- The medium of text as a communication tool is weak. Words can be interpreted in so many ways and when you try and use them to defend yourself online, you can waste a lot of time.
The Internet allows people to remain reasonably anonymous, which means a person can go at you in a way they would never feel comfortable doing to your face. Inhibitions are lost, they feel safe typing anything online because they are at home behind a computer miles away from you.
It’s sad, but in a lot of ways the Internet has allowed people to express their “true selves” because they don’t have the typical social conditions where they might otherwise be more respectful. A person’s ego can run rampant, and whenever someone says something they don’t agree with, they can become so attached to their opinion that they become like a pitbull terrier fighting for a favorite bone – they just won’t give up.
How To Make The Most Of A Public Flaming
As a result of dealing with haters I’ve come to the conclusion that you have two options -
- If the person attacking you has a weak argument and they are just saying negative things for the sake of saying them, just ignore it. All they really want is attention, so any kind of response from you is giving them what they want. Move on and forget about it.
- If the person has made a claim against you and they’ve done so in a sensitive place, like a high profile blog or website, or on their own blog that is attracting links from other blogs, or they are someone of prominence, and what they’ve said has enough substance, then you should reply back and defend yourself.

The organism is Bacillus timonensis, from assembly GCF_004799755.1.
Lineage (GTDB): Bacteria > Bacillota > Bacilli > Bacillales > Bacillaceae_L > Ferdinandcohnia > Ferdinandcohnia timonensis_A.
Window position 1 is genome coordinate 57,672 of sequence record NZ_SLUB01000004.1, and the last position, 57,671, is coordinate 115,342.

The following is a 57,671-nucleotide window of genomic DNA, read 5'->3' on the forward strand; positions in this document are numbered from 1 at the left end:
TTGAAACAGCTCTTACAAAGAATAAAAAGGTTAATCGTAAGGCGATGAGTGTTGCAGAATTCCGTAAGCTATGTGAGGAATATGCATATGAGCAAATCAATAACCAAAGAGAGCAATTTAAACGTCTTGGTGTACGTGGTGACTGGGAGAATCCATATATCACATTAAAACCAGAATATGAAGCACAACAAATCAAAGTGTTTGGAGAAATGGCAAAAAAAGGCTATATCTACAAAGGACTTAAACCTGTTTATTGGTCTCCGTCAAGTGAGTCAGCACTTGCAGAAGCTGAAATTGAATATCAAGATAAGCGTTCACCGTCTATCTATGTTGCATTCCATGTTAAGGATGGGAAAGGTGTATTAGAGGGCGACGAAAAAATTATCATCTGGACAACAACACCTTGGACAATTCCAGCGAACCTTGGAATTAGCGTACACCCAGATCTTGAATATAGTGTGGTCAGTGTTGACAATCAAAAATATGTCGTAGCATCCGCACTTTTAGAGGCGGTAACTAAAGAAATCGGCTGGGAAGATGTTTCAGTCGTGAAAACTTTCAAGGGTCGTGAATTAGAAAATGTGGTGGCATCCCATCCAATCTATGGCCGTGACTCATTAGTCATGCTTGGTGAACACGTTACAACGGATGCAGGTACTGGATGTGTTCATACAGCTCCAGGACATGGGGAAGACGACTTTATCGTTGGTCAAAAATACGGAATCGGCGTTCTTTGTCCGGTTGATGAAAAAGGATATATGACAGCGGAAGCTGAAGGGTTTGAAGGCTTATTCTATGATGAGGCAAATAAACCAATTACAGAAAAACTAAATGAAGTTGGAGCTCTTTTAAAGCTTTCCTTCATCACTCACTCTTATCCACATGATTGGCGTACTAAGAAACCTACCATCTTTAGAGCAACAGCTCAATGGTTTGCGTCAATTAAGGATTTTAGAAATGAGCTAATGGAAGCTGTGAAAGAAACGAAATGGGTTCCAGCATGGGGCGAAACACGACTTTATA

Option one is easy. Option two is rife with dangers, but only if you let your emotions get involved.
The key when replying is to state your position and do so in a mature manner and avoid any personal attacks. What happens in most situations is you get a lot of personal attacks thrown at you, and when you don’t reply with the same, you end up looking a lot better for it.
Maturity is powerful, and when you treat others with respect, even if they are fligging mud at you, then you come out on top no matter what happens.
The only way this can back fire is if you have actually done something that you probably should not have done. This happened to me once when I deleted a comment I shouldn’t have. What that taught me was to let comments that attack you go live on your blog, assuming the comment has some substance (it’s more than just “you suck”) and then use that comment as a platform to defend yourself or clarify your position.
Whenever someone says something negative about you, you should view it as a golden opportunity to demonstrate your value, maturity and strength of character. A person who can take the fire and dish out cool, logical and emotion free facts, wins out.
You know how I know this? Because every time I’ve done it people have emailed me to say I won them over as a result of how I reacted to the comments.
You have to realize that the majority of people are reading and watching interactions, and although they aren’t contributing publicly, they are forming opinions about you based on how you react. When you come across as solid as a rock, with clarity and maturity, without the personal mud fligging, then you win over the silent majority. You may not see this directly because the silent majority are silent, but they are there and they will respect you more so for how you reacted.